Abraham’s Sacrifice of Isaac

Heavenly Father’s Sacrifice of Jesus Christ

Isaac was to be sacrificed in place of a lamb.

Abraham willingly …

Isaac carried …

Jesus Christ was the Lamb of God who was sacrificed for our sins.

Heavenly Father willingly …

Jesus Christ carried …

After students have completed their search, ask them to explain to the class what they discovered. You may want to explain the following additional similarity: Abraham’s name means “father of a multitude,” which parallels Heavenly Father being the father of all spirit children.

  • What can Abraham’s sacrifice of Isaac teach us about Heavenly Father’s sacrifice of Jesus Christ?

Explain that if Heavenly Father had not chosen to sacrifice His Only Begotten Son, then none of us would be able to return to God’s presence.

  • Who was Heavenly Father showing His love for by sacrificing His Only Begotten Son, Jesus Christ? (Help students identify the following: Heavenly Father demonstrated His great love for us through the sacrifice of His Son, Jesus Christ. You may want to write this truth on the board.)

If possible, provide students with copies of the following statement by Elder Melvin J. Ballard of the Quorum of the Twelve Apostles. Invite a student to read the statement aloud. Ask the class to listen for how Heavenly Father might have felt as His only Son was being crucified.

“In that hour I think I can see our dear Father behind the veil looking upon these dying struggles … , His great heart almost breaking for the love that He had for His Son. Oh, in that moment when He might have saved His Son, I thank Him and praise Him that He did not fail us. … I rejoice that He did not interfere, and that His love for us made it possible for Him to endure to look upon the sufferings of His [Only Begotten] and give Him finally to us, our Saviour and our Redeemer. Without Him, without His sacrifice, … we would never have come glorified into His presence. … This is what it cost, in part, for our Father in heaven to give the gift of His Son unto men” (in Crusader for Righteousness [1966], 137).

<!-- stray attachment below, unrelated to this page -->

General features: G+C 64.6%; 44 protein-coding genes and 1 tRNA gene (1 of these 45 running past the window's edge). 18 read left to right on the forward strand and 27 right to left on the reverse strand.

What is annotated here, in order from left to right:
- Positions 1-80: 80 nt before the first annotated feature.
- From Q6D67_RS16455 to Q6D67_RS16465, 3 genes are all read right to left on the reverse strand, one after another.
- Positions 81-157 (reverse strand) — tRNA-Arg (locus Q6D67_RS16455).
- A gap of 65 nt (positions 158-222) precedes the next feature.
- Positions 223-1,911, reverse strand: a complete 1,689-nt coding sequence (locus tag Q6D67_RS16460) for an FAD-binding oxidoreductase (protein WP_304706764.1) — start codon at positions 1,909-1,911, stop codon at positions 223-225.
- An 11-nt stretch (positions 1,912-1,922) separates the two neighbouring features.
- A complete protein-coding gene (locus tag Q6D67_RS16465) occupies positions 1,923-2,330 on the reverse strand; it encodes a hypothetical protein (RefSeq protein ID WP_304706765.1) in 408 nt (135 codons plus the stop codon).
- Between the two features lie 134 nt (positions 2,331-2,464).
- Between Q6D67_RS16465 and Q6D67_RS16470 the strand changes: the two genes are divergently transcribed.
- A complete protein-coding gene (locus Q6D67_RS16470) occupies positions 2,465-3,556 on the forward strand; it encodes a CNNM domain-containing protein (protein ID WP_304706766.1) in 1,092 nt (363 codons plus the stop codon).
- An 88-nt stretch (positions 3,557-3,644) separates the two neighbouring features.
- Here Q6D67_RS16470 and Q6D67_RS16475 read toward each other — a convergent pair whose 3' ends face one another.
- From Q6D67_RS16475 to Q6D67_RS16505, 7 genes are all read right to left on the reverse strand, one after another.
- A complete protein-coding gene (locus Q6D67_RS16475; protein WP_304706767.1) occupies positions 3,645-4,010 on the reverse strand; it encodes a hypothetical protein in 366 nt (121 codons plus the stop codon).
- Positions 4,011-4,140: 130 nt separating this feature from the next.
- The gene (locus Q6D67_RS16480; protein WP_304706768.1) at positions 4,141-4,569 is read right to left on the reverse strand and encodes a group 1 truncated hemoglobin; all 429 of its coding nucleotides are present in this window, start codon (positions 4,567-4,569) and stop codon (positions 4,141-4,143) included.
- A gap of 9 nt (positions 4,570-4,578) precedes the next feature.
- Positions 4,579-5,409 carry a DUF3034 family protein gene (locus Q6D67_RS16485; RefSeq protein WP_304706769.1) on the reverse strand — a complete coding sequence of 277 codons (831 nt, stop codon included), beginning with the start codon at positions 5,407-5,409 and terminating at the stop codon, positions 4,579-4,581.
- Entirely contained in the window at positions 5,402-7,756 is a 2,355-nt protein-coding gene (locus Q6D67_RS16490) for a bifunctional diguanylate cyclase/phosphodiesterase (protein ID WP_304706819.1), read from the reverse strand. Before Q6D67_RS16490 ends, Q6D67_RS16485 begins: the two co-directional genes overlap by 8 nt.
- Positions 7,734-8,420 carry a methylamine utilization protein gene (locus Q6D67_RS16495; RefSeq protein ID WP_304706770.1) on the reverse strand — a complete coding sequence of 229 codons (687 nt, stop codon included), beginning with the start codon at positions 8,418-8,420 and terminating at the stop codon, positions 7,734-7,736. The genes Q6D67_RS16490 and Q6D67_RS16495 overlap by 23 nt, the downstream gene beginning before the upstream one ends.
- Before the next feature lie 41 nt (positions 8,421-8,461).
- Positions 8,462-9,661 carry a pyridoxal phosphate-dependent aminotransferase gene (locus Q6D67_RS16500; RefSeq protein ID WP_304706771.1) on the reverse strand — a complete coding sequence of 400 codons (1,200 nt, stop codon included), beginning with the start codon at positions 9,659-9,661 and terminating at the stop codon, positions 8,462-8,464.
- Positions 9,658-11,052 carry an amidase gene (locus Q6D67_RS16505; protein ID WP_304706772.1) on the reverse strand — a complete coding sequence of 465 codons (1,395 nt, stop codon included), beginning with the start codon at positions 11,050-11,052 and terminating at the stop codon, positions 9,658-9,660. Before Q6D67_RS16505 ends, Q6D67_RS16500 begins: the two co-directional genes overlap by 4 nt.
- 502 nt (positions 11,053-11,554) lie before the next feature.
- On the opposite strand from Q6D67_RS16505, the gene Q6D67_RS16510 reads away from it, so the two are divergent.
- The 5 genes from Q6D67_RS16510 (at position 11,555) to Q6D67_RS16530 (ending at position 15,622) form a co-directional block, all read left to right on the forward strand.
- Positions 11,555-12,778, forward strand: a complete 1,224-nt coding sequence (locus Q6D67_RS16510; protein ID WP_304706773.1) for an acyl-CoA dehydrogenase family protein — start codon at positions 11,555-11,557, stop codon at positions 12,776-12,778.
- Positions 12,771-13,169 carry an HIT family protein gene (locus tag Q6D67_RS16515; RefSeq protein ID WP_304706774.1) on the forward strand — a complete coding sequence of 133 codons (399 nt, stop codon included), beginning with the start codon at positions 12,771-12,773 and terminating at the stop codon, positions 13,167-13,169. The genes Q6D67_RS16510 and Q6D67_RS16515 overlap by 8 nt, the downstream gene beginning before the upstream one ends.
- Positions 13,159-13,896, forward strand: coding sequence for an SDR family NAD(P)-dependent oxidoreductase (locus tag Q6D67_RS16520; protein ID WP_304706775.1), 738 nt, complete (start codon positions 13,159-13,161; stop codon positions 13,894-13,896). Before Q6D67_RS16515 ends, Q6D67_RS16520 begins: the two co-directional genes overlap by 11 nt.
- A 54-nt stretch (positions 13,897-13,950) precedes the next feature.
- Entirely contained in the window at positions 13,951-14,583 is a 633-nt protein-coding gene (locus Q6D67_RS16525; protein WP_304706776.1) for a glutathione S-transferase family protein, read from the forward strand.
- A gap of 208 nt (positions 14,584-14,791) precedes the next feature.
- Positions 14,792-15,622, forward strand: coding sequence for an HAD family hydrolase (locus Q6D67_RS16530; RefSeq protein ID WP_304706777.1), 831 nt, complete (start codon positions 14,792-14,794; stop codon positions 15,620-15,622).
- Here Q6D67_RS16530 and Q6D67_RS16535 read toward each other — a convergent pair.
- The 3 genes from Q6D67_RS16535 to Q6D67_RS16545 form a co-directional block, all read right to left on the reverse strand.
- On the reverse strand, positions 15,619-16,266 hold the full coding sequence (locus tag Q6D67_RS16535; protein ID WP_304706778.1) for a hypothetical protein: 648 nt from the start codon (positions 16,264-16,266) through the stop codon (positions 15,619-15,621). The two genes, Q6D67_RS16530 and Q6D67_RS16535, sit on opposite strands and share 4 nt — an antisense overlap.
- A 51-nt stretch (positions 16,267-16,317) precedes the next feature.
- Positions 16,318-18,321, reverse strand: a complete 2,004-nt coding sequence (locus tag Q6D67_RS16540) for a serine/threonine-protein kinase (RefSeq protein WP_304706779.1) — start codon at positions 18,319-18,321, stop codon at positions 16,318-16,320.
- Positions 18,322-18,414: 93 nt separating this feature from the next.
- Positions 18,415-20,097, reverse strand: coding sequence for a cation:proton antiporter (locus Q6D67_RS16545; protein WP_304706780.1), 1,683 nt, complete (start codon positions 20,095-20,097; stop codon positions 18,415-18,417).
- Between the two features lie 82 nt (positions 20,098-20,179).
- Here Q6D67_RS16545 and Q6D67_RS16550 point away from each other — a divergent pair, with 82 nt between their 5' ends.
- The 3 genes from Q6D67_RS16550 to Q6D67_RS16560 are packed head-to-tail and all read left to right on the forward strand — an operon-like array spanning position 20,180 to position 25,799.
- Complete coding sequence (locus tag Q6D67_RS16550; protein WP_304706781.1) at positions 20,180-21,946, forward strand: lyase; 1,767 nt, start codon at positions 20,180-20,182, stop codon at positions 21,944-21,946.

• How does the sacrifice of Jesus Christ demonstrate Heavenly Father’s love for you?

  • How do you think we could show our gratitude to Heavenly Father and to Jesus Christ for Their sacrifices for us?

Point out that in Genesis 22:8, Abraham said “God will provide himself a lamb for a burnt offering” for the sacrifice. Burnt offerings were how sacrifices were performed in Abraham’s day, following the example set by Adam and Eve when they obeyed the Lord’s command to offer the firstborn of their flocks as sacrifices after they were cast out of the Garden of Eden. The phrase also had reference to the Lamb of God.

  • When would Heavenly Father provide a “lamb” for an offering? (You may need to explain that one of the titles of Jesus Christ is “the Lamb of God” [John 1:36]. The Lamb of God would be offered as the “great and last sacrifice” [see Alma 34:13–14] for the sins of all people many years after Abraham and Isaac’s experience.)

Invite a student to read Genesis 22:13–14 aloud. Ask the class to follow along, looking for what the Lord provided as a sacrifice in the place of Isaac. Ask students to report what they find.

Invite students to look again at verse 14, and point out what Abraham called the place where he offered the ram (Jehovah-jireh). Use the footnotes to explain that this name means two things: “The Lord will see, or provide,” and “In a mount the Lord shall be manifest (seen).” Explain that the land of Moriah (see Genesis 22:2) included the places that would later be called Gethsemane and Golgotha, where Jesus Christ would suffer and be crucified almost 2,000 years later.

Consider sharing your testimony of Heavenly Father’s love for each of the students in your class. You might also give students an opportunity to share their testimonies.

Next Unit (Genesis 28–39)

To prepare students for their study during the coming week, you may want to invite them to ponder the following: How did Jacob and Rachel meet and fall in love? What deceit did Laban perform on Jacob the night of Jacob’s wedding? How did Jacob respond? Have you ever wondered how someone could stay righteous when his or her life is filled with trials and temptations? In the chapters of Genesis that you will study next, you will learn what Abraham’s great-grandson Joseph did to remain righteous through difficult times.